Joining Jackson will be an impressive recruiting class that includes four high-school Americans: Chloe Mathis (5-10 or 5-11 setter, height varies by source; 1st team), Madison Kingdon (6-1 OH, 2nd team), Halli Amaro (6-2 or 6-0 MB, honorable mention), and Elizabeth Manthei (6-0 OH who also set in high school, honorable mention).
OREGON's front-court play may be a little weaker this season. Heather Meyers, who hit .285 while taking a quarter of the Ducks' spike attempts during her senior season, moves on. Also, Jocelyn Levig, who led Oregon in blocks/set, is transferring to the University of San Francisco. Leading Duck returnees are OH Alaina Bergsma (6-3 junior), setter Lauren Plum (5-9 soph), and libero Haley Jacob (5-2 junior). Joining Oregon will be first-team high-school All-America Elizabeth Brenner (6-2 or 6-1 tall), who played MB as a prep but is listed on the Ducks' roster as an OH.
ARIZONA STATE's biggest strength appears to be blocking, with MB's Sonja Markanovich (6-1 senior) and Erica Wilson (6-1 junior) returning. Wilson also hit .318, taking 11% of the Sun Devils' attack attempts. Presumably, ASU will go to her more often this season. Setter Cat Highmark had one year of eligibility remaining, but will forgo her senior season due to knee injury.
OREGON STATE returns some promising players, foremost among them 6-4 soph MB Mona Kressl, who averaged 1.16 blocks/set and nearly hit .300 a year ago. Junior setter Megan McBride, who also hit .267, returns, as do 5-11 junior Ashley Eneliko, a productive blocker who has been used at opposite hitter and middle blocker; and sophomore L/DS Becky Defoe, who led the squad in digs/set last year.
WASHINGTON STATE, which went 0-18 in conference play last year, is in a state of transition. The athletic director's first move after last season was to give the volleyball team a greeny -- no, not amphetamines, the slang for which is "greenies," but rather a new coach, Jen Greeny. Also as part of the Cougars' turnover, a few non-senior players from last year are no longer on the WSU roster. Digs/set leader Oceana Bush has transferred to Rutgers, whereas for two other departees, I couldn’t find any articles on what happened with them. Hoping to provide some stability is 6-3 senior OH Meagan Ganzer, who took an amazing 38% of the Cougars' spike attempts last season (albeit hitting only .149) and led the team in blocks/set.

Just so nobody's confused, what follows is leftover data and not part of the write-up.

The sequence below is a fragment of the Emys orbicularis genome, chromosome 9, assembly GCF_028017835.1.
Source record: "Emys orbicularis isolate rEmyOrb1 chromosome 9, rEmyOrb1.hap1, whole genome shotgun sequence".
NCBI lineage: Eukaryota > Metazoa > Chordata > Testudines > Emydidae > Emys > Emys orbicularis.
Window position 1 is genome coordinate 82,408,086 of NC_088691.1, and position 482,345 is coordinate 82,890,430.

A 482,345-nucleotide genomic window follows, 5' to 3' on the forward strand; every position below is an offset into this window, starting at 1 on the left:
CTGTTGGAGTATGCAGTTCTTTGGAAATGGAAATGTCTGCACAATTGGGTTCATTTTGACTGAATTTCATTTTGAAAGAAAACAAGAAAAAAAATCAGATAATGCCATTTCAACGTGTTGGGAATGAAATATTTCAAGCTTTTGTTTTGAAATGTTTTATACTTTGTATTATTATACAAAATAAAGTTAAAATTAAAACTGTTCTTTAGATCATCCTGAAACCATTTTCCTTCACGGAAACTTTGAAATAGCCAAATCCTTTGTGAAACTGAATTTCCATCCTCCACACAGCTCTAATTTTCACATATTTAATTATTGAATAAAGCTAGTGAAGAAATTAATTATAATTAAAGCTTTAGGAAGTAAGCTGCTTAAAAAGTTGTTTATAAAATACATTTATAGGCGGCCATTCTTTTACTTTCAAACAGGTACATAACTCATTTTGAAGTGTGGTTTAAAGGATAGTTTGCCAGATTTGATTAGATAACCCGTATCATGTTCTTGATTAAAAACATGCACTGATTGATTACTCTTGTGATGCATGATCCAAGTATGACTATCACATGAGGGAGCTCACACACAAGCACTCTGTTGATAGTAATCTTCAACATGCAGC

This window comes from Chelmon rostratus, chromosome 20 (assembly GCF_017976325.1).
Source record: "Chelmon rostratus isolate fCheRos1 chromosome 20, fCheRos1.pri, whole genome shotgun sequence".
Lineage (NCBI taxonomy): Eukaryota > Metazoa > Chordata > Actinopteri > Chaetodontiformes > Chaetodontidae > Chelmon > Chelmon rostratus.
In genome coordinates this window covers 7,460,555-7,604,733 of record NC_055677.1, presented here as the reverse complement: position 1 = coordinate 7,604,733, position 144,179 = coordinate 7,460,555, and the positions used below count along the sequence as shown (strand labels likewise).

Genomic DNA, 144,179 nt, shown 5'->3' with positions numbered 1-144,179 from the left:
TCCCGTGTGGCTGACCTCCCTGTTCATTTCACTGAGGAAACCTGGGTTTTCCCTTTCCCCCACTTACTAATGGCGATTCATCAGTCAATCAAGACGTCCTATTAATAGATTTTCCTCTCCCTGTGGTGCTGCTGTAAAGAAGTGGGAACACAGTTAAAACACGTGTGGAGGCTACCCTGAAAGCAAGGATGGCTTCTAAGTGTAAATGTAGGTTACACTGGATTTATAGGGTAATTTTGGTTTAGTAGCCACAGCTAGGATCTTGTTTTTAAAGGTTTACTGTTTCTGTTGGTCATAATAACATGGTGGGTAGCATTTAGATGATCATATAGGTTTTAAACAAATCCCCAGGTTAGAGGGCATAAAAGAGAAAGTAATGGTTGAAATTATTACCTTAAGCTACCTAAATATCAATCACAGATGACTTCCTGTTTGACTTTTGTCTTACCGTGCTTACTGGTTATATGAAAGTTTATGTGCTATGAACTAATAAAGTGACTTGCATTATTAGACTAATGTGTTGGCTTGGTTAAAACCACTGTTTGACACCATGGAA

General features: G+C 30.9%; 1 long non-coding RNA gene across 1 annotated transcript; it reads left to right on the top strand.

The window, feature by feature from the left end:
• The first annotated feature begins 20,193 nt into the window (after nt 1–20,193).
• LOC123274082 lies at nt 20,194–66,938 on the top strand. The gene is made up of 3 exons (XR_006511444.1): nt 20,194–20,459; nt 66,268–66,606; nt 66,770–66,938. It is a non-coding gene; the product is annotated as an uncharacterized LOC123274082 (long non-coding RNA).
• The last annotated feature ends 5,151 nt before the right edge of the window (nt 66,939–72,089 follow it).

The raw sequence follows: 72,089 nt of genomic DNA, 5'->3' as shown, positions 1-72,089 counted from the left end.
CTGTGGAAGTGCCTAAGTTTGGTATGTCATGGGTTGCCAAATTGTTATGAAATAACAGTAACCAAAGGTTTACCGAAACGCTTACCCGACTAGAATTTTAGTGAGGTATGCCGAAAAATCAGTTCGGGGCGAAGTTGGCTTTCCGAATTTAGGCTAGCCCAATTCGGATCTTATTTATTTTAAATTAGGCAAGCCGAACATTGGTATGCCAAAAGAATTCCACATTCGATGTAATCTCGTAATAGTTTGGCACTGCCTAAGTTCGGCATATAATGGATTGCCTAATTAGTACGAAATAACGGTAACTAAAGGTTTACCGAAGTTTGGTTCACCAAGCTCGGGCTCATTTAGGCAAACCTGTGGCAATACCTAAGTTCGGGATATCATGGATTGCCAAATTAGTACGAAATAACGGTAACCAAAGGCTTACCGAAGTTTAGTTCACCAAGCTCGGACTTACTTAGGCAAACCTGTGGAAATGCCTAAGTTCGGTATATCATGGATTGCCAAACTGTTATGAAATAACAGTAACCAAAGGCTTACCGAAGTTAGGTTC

And now for the newcomers. COLORADO made the NCAA tournament in 10 of the first 11 years of Big 12 play (1996-2006), but were a combined 13-67 in that conference the last four years. Moving to the Pac 12 hardly seems like a good recovery plan, but the Buffaloes may be able to compete with some of the weaker teams in the new conference. As seen in the chart above, Colorado returns all of its leading players. However, no one was close last year to (unofficial) markers of distinction such as .300 hitting and 1.00 blocks/set. On a more positive note, soph DS/L Megan Beckwith averaged 4.10 digs/set last year in the Big 12, which placed her 10th in that conference.
UTAH finished third last year in the Mountain West Conference, but did not make the NCAA tourney. Two returning Ute middle blockers, Danielle Killpack (6-3 senior) and Erin Redd (6-3 sophomore), each hit over .300 last year, with Kilpack also leading the team in blocks/set.